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Why are movie ticket prices so consistent?
March 13, 2012 10:34 AM   Subscribe

Why are the prices for the discount art flick, the small production movie, the big studio romantic comedy and the big action film that cost $200 million to create all priced roughly the same?

Where I live there is a one dollar spread among three theater chains (We have one major chain, one minor chain and one "artsy" theater chain with a total of 40 screens in my town).

I know the theaters make little if any money on the ticket sales. It just seems odd that the movie that cost $5 mil and the one that cost $200 mil share the same ticket price. It costs more to make a Ferrari or Bentley than it does a Toyota or Chevrolet, and they are priced accordingly. It costs more to grow organic food that 'regular' and it is priced accordingly. A hand made watch costs more than a Casio at the drug store...yet movie ticket prices are the same regardless of costs.

Any ideas?
posted by Leenie to Media & Arts (21 answers total) 4 users marked this as a favorite
 


Because the costs incurred in a Ferrari or Bentley correlate closely with its quality. There is no similar correlation with movies. A consumer's demand for a movie, in other words, bears little relation to the cost of its production.
posted by MoonOrb at 10:43 AM on March 13, 2012 [4 favorites]


The answer is, as always, because you're willing to pay the money. Baggage fees, gas prices, real estate, hotel rooms--they cost what they do because folks are willing to pay that much.
posted by MrMoonPie at 10:44 AM on March 13, 2012 [1 favorite]


If you don't want to read the article, here is how he ends it with 5 theories.

So how come we're still stuck with $12 tickets for both blockbusters and indie flicks? A few theories:

1) Theaters do price discriminate already, kind of, but they do it with space. At the multiplex, not all theaters are alike. Bigger movies get more theaters with better technology. Smaller movies get older theaters with smaller screens.

2) You can't consistently cut prices after a successful opening weekend. If people knew that ticket prices would fall after a big opening, many more would wait until the second or third weekend to see it, which would, ironically, destroy the meaning of opening weekends.

3) Price can repel as easily as it attracts, because it's a signal of quality. If you're a theater showing one movie for $6, one movie for $10, and another for $12, perhaps fewer people will see the $6 movie because they assume it's garbage.

4) Cheaper tickets lead to higher policing costs. I'm a cheapskate, so I might buy a ticket to see cheap, cheap Iron Lady and sneak into Sherlock Holmes. This would create a fascinating incentive for art-house studios to release smaller, cheaper films the same weekend as blockbusters, knowing that thousands of canny consumers might buy fake tickets to their show to sneak into the more expensive blockbuster.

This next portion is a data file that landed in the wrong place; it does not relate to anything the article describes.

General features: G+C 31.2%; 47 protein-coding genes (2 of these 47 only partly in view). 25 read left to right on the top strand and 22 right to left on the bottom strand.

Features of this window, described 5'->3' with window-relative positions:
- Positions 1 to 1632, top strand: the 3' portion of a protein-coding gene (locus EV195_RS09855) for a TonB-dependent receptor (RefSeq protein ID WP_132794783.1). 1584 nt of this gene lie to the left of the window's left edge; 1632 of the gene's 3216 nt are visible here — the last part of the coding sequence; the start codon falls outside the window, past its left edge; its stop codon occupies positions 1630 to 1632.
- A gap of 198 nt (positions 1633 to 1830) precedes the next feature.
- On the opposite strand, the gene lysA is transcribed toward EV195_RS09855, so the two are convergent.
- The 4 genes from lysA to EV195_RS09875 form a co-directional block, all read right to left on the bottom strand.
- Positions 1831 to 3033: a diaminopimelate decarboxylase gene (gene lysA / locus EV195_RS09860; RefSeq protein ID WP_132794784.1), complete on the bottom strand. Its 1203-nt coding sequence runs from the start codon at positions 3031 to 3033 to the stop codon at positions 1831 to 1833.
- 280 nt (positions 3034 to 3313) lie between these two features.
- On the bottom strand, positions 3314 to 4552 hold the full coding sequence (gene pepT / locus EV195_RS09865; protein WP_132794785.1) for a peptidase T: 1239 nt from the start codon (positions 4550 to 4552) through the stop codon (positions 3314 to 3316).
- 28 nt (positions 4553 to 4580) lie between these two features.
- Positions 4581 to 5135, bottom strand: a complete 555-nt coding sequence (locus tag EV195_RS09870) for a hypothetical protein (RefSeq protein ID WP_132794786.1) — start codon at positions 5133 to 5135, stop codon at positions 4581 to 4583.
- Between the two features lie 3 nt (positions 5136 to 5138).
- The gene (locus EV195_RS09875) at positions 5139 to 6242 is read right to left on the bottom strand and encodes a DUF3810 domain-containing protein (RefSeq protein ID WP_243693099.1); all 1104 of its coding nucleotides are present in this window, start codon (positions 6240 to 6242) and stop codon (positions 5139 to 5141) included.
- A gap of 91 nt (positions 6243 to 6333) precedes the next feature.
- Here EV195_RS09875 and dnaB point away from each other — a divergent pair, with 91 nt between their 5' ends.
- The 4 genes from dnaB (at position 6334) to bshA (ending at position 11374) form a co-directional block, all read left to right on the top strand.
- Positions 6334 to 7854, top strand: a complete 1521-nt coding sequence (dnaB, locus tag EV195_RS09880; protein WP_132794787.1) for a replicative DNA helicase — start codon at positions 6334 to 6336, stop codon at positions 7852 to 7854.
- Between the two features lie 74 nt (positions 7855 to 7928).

5) Price discrimination offers more opportunities for other movie theaters to steal each others' audience. Once again, I'm very cheap, so I don't mind taking the metro way across town to see Sherlock Holmes for significantly less money if one multiplex starts to mark up its blockbusters.

posted by OnTheLastCastle at 10:46 AM on March 13, 2012 [5 favorites]


Derek Thompson answers. Put simply: nobody knows whether the audiences will show up.

However, I think your analogies are slightly misleading. There's certainly more price variability in, say, a high school football game and a NFL game, or an amateur recital and a concert at the Met, or a local cover band and a famous touring musician, but even those differences aren't on a Ferrari/Toyota scale. There's even less difference in the pricing of CDs, DVDs, video games or media downloads. What you might call "mass-market experiential commodities" -- where you're paying in advance for X hours of entertainment -- tend towards greater uniformity in pricing than tangible commodities.
posted by holgate at 10:51 AM on March 13, 2012 [1 favorite]


The ticket price is for admission to the theater; it has nothing to do with the "cost" of the film.

To use your automobile analogy: all cars pay the same toll to cross a bridge, regardless of the cost or "quality" of the vehicle in question.
posted by gyusan at 10:53 AM on March 13, 2012 [1 favorite]


The $200M one is probably playing in a hell of a lot more theatres.
posted by Sys Rq at 10:57 AM on March 13, 2012 [2 favorites]


With all other examples you mentioned, every single unit costs a lot to produce. Even if Ferrari sold 10 million cars, the next million is still very expensive to produce. Even more with hand made watches, where a lot of time is bound in the production of a single unit.

With movies, it is the other way around. It costs a lot to produce the first copy of the movie ($200 million), but almost nothing to produce additional copies. Therefore it makes sense to sell it to as many customers as possible, even if charging lower prices.
posted by Triton at 11:06 AM on March 13, 2012


What type of movie would agree to the switch? Big blockbusters depend on families and teenagers who aren't going to want to pay more. Small art-house films attract affluent moviegoers so it is doubtful that they'd actually make more money if they charged less.